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Q&A with CAP member: James Lyddon

Jul 12, 2021

Briefly describe your background, interests & areas of expertise?

A management consultant by background, specialising in raw materials and renewables, I manage the key strategy & innovation projects at Veolia. I am interested in finding effective solutions to complex problems in material circularity, by leveraging Veolia’s expertise in waste management and material valorisation.

 

What does circularity in the textiles industry mean to you?

For me, circularity in the textiles industry means a much-needed and much-awaited emergence of a sustainable solution to a long-standing problem. The transformation of a highly energy intensive and highly polluting sector into an efficient, closed-loop system which maximizes resource & material utilisation and minimizes negative externalities to the environment.

 

What does your company/organisation do to bring about circularity (core relevant activities/commitments, highlight short and long term goals, if relevant).

Veolia provides a comprehensive range of expertise and solutions to continually give a new lease of life to water, materials and energy to meet growing demands, by recovering the heat from waste water networks data centres and industrial processes, by remediating soil, by recovering the heat from materials from wastewater treatment sludge and industrial & municipal effluent, by dismantling a wide range of equipment to resupply manufacturers with metal, plastic, glass and paper, by turning organic waste into a source of renewable energy, Veolia is protecting and creating jobs, while offering alternative solutions worldwide to reduce the drain on primary raw materials

 

What made your decision to join the CAP?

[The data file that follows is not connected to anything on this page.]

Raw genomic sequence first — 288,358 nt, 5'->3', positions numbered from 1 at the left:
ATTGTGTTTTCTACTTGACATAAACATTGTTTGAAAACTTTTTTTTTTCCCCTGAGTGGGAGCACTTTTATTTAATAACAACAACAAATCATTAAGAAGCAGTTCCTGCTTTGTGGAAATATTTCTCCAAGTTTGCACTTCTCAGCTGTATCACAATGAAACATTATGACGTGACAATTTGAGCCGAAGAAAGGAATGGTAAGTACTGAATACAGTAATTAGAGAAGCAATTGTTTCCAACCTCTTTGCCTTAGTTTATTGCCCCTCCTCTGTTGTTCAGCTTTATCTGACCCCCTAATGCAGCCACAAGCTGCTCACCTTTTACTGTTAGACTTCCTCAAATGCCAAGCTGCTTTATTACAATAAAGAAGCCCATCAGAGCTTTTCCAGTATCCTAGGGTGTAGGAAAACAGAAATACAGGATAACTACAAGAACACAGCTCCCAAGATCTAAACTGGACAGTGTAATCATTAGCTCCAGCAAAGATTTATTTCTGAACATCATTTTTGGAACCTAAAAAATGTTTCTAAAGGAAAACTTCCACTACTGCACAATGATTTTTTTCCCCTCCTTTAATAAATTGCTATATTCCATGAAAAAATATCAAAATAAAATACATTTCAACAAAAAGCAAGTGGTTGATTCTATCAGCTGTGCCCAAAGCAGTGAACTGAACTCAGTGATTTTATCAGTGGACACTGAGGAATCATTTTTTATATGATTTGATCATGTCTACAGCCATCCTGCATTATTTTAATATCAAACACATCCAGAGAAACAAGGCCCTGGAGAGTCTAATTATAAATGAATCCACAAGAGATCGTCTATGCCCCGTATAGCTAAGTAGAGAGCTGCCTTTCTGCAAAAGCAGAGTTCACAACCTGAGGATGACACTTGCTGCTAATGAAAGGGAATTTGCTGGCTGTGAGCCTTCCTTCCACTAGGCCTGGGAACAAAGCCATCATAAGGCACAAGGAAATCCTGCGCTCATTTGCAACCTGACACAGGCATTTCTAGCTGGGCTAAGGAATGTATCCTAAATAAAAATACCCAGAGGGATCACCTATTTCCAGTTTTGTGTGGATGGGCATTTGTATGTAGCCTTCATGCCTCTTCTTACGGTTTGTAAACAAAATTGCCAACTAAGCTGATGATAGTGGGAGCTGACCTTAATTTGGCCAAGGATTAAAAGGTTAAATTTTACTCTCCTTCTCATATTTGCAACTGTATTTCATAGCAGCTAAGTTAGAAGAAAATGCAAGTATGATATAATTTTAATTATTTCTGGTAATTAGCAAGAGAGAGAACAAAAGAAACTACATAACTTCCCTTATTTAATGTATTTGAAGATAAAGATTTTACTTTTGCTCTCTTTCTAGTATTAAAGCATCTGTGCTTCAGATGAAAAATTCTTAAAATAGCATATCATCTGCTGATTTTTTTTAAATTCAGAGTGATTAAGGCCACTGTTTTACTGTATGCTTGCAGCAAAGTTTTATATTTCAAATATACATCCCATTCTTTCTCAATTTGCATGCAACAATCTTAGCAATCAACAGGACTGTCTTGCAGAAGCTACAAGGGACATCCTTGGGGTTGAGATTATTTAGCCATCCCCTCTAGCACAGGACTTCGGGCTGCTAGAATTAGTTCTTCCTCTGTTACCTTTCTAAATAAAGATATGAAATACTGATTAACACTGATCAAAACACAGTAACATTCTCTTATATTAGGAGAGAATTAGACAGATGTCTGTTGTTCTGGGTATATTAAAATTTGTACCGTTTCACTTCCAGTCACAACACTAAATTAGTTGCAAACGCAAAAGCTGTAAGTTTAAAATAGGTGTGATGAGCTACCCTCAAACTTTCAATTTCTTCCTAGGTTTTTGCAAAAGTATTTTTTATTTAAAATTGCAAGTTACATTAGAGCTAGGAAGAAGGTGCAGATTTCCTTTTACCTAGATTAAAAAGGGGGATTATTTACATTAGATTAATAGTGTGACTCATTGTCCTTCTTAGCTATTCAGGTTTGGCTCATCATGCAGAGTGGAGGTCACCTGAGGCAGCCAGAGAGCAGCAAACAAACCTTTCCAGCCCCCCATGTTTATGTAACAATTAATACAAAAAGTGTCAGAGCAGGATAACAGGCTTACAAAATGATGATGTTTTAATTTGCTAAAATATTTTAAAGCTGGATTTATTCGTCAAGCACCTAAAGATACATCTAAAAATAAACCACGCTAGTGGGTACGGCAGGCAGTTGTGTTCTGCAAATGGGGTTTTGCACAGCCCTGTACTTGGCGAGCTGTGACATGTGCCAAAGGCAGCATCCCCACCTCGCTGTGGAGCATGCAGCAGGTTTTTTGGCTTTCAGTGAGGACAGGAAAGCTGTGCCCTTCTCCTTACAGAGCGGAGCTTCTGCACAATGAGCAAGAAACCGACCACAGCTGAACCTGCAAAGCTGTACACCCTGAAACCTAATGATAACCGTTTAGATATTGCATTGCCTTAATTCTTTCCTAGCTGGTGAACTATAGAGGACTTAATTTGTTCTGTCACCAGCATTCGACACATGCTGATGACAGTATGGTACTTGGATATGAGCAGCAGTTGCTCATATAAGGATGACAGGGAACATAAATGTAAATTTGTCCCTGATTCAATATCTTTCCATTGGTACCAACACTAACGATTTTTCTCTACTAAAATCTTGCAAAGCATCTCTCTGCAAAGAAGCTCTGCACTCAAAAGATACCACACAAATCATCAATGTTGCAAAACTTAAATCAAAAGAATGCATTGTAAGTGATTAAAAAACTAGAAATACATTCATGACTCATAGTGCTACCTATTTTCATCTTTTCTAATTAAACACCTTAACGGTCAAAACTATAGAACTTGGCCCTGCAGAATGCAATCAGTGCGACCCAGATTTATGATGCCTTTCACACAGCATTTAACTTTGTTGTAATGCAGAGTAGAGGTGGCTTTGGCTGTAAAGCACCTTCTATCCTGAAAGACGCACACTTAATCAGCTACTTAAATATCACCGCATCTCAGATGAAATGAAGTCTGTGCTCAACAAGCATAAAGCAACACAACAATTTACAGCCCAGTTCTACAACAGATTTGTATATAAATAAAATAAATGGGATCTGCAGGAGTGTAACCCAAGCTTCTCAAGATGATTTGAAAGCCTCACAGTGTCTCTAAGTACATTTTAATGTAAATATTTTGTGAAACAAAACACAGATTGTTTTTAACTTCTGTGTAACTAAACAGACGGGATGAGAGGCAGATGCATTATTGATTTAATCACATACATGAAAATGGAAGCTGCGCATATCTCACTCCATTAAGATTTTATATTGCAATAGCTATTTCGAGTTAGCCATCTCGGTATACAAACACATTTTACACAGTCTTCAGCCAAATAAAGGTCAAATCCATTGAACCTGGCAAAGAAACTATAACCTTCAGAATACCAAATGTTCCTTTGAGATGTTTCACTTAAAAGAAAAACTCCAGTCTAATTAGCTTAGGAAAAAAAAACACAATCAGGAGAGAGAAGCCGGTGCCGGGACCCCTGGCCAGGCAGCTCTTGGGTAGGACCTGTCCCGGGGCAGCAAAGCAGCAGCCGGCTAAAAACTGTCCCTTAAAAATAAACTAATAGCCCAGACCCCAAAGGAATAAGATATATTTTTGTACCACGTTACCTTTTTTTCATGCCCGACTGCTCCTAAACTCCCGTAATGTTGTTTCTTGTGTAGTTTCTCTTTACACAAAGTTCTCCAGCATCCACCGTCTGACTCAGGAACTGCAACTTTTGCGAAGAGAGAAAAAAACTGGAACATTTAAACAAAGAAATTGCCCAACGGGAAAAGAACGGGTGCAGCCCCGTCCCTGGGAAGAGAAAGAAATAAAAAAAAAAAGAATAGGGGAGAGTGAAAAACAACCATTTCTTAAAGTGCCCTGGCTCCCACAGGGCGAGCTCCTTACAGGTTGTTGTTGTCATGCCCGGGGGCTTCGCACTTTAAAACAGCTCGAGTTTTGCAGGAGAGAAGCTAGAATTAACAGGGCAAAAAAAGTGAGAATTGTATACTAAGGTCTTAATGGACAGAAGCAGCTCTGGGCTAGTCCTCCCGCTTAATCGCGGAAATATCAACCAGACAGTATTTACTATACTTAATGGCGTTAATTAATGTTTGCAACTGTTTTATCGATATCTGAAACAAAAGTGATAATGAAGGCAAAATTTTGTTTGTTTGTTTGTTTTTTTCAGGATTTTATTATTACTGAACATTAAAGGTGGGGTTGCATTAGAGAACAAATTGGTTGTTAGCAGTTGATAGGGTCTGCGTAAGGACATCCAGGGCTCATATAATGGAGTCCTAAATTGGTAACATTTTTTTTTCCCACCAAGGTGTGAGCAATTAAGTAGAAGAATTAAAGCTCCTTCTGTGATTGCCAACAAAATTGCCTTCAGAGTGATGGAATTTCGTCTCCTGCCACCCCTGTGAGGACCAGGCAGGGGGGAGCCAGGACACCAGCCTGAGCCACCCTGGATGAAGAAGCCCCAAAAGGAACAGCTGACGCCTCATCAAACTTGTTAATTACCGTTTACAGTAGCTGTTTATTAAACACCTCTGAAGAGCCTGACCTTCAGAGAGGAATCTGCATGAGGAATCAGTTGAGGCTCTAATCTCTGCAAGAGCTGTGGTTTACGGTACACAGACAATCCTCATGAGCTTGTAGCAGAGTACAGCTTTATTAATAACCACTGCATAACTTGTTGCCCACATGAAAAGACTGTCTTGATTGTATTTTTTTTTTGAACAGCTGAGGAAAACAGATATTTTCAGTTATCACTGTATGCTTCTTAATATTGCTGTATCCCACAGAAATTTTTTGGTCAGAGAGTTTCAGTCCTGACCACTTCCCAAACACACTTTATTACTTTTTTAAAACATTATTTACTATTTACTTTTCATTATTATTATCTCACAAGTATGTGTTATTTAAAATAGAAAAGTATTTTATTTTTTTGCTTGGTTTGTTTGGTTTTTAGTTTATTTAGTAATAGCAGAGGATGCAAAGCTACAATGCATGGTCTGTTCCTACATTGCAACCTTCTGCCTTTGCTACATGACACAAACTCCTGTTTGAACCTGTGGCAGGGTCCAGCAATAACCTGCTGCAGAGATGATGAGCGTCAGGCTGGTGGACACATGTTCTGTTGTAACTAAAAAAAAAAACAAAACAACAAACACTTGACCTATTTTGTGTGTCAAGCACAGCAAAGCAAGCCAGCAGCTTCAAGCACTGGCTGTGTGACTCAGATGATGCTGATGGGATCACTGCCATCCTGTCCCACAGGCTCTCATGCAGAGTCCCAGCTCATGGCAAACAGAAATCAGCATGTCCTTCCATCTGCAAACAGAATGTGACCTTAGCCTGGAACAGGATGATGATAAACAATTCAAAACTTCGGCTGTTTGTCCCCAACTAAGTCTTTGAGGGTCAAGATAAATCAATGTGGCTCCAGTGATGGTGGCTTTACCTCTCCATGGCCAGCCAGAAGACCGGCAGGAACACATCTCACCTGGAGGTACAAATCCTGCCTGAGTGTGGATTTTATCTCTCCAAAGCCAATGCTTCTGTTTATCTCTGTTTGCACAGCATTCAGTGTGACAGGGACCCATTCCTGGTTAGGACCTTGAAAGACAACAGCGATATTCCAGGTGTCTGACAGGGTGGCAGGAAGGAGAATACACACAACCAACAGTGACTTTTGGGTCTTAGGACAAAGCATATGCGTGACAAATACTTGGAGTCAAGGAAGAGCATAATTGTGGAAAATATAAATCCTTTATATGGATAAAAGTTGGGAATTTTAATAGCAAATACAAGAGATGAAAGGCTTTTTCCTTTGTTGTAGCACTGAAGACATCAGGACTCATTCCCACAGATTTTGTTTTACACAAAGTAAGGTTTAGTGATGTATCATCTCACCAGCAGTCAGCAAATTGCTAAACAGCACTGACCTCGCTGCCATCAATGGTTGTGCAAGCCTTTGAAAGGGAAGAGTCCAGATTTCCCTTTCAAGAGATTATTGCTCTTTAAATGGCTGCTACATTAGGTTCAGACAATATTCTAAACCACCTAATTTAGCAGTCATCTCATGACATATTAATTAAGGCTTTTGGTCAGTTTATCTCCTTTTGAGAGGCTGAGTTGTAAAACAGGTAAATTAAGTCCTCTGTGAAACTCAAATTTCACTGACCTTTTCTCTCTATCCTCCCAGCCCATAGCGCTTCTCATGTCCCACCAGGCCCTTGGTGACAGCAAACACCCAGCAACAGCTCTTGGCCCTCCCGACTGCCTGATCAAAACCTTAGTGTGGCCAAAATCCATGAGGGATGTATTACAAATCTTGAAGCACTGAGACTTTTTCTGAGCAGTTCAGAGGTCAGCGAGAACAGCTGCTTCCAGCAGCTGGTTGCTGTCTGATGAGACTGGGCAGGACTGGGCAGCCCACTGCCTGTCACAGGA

I decided to join the CAP as I see it as an effective forum to address the many challenges facing textile circularity, as well as to put many strong minds from different backgrounds together to reach consensus on a productive growth path for Worn Again. I see the CAP as an opportunity to provide expertise and gather different viewpoints on a highly complex problem.

 

How important is this Circular Advisory Panel approach for preparing a company like WA for the market (i.e. a business starting out with the sole purpose of enabling circularity but entering the market in ‘linear times’)? What do you think it will bring to the company?

I think the CAP can be most useful in providing WA with guidance on its development and clarity on overcoming key challenges, to feed its strategic development plan.

 

What do you believe the biggest hurdles/opportunities for transitioning to a new circular business mindset will be, for WA, for the industry?

Reaching a level of subsidy for waste to be transformed, recycled or reused in an economically viable way. For WA, finding a cost-efficient process to valorise textile waste and a scalable technology.

 

Name 3 things you think businesses will be doing differently in a circular future.

  1. seeing waste as a valuable commodity: transforming, recycling or reusing every kg of waste generated from a business activity
  2. adopting systems to systematically turn waste into energy in a closed loop
  3. educating consumers more proactively on how to value waste, coupled with more widespread extended producer responsibility systems

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